Bayer outlines vision for the future of agriculture 18th September 2018
Joined by farming stakeholders, academia, NGOs and industry experts from around the globe, Bayer outlined its vision for the future of agriculture today, reaffirming its commitment to innovation, sustainability and digital transformation to help ensure the world’s rapidly growing population can be fed without starving the planet.
“Farmers are hungry for innovation that will help them grow more with less and help ensure adequate access to safe, nutritious and affordable food now and in the future,” said Liam Condon, a member of the Bayer Board of Management and President of the Crop Science Division, during his presentation at the Future of Farming Dialogue 2018.
The company’s first major event since coming together on August 21st, the Future of Farming Dialogue brings together thought leaders and stakeholders from all various angles of society to discuss ways to make the world’s food system more sustainable for the benefit of farmers, consumers and the planet.
“Our world faces enormous challenges including a changing climate, limited natural resources and a growing population,” said Condon. “We believe agriculture is a crucial part of the solution and we have a highly talented global team working responsibly together and collaborating with partners to find better solutions to these challenges.”
Condon noted that digital transformation is one of the driving forces of innovation, giving farmers completely new ways to look at their fields and providing them with data and insights to make smarter decisions. “Digital tools have shaped many industries and we are just scratching the surface on what it means for agriculture. Through the power of new digital tools and data analytics we can help increase farmer productivity and sustainability.”
This month, The Climate Corporation, a subsidiary of Bayer, commercially launched its industry-leading Climate FieldView digital agriculture platform in Europe. The platform, also available in the United States, Canada and Brazil, enables farmers to easily collect and visualize field data, analyze and evaluate crop performance, and manage their field variability through customized fertility and seeding plans to optimize crop productivity.
As part of the company’s commitment to help all farmers sustainably improve productivity with digital tools, Climate is currently delivering smallholder farmers in India relevant agronomic information and advice through a pilot launch of FarmRise™ Mobile Farm Care. The company intends to broadly launch FarmRise in India in 2019, with additional expansion plans in the future for Asia, Africa and South America.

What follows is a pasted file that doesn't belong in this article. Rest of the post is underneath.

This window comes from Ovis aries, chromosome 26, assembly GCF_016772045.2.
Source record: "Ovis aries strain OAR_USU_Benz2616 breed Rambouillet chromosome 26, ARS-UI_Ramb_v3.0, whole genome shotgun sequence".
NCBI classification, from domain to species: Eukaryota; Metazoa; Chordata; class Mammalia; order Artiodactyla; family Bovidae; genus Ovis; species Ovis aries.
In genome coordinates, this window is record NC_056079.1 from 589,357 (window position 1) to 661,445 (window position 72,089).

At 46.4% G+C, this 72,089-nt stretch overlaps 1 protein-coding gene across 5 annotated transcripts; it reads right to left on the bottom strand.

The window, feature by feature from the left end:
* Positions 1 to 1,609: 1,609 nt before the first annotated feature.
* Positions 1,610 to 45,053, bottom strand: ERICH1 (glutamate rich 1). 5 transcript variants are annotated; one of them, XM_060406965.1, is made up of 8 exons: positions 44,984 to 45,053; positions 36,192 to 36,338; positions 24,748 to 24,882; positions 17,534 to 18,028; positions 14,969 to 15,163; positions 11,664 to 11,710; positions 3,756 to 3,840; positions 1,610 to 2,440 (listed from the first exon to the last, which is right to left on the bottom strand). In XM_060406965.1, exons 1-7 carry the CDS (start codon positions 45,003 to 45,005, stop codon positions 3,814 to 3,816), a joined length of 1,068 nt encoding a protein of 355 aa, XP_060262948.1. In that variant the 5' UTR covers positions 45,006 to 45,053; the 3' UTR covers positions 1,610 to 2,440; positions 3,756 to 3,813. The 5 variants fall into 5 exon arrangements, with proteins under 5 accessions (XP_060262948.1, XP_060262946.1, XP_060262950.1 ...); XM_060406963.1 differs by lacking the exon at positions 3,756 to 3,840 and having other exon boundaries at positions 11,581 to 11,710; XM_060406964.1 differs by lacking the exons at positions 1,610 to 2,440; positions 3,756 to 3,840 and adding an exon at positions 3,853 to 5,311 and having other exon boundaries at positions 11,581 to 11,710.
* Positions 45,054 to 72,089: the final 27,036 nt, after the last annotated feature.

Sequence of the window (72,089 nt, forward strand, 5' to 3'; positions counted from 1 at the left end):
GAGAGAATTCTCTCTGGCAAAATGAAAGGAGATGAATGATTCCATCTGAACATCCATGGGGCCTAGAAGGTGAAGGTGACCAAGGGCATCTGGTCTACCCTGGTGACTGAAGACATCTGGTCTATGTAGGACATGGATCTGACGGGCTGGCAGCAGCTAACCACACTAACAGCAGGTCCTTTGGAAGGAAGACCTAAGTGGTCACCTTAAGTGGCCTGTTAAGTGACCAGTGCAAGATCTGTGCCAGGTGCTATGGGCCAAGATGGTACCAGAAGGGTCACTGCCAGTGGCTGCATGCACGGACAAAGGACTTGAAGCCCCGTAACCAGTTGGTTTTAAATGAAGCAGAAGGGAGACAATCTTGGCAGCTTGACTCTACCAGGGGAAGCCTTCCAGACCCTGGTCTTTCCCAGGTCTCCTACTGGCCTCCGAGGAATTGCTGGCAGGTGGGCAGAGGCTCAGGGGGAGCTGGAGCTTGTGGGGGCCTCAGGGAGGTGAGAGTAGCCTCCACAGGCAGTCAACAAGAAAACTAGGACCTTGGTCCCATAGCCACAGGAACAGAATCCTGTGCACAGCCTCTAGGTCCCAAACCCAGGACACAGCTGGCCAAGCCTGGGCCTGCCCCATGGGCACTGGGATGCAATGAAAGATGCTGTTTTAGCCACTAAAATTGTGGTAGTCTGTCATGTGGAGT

Climate’s digital platform is only one example of the type of innovation Bayer aims to deliver to farmers. “We now have thousands of employees dedicated to research and development around the world with market-leading expertise in breeding, biology, chemistry and data science,” said Bob Reiter, the new Head of Research & Development for the Crop Science Division. “I know their combined creativity, collaborative spirit and passion for discovery will help drive tailored solutions for farmers while also driving our business. Breakthrough innovation always happens at the intersection of various scientific disciplines.”
Launching in 2019, vayego, a foliar and soil-applied insecticide for the use in rice, corn and horticulture crops is an innovation in crop protection offering farmers a broad and multifaceted range of benefits for controlling destructive caterpillars as well as some beetles and sucking pests.
Upcoming launches include multiple varieties of seeds developed to deflect pests and work with crop protection tools to make each acre optimally productive. These innovations include second-generation insect-protected soybeans (a next generation of Intacta RR2 PROTM) and a Lygus and thrips control cotton. The vegetable seeds R&D team also provides more than 200 new variety introductions across 20 crops to improve produce choices for global farmers and the consumers they serve each year.
However, technological innovation alone will not be enough to help the world meet the future challenges in agriculture. “In order to contribute significantly to the United Nations Sustainable Development Goals, we need to ensure that our focus on innovation is not only concerned with technological innovation, but also with social innovation that is inclusive and promotes truly sustainable and holistic growth for local communities,” said Jesus Madrazo, the new Head of Agricultural Affairs and Sustainability for the Crop Science Division. “So when I think of sustainability, it’s really about how we can for example help both smallholder farmers in Africa as well as large soybean growers in the U.S. or Brazil, help them protect the health and vitality of their land so that they can pass it on to the next generation in better shape than when they took it over,” Madrazo pointed out.
The company also underlines its strong commitment to transparency. By giving access to safety relevant crop protection studies, Bayer wants to explain what lies behind the registration of a crop protection product and how the safety of such a product is tested.
Societal trust in the work we do enables us to continue to innovate and we strongly believe transparency is a foundation of building that trust, Madrazo explained.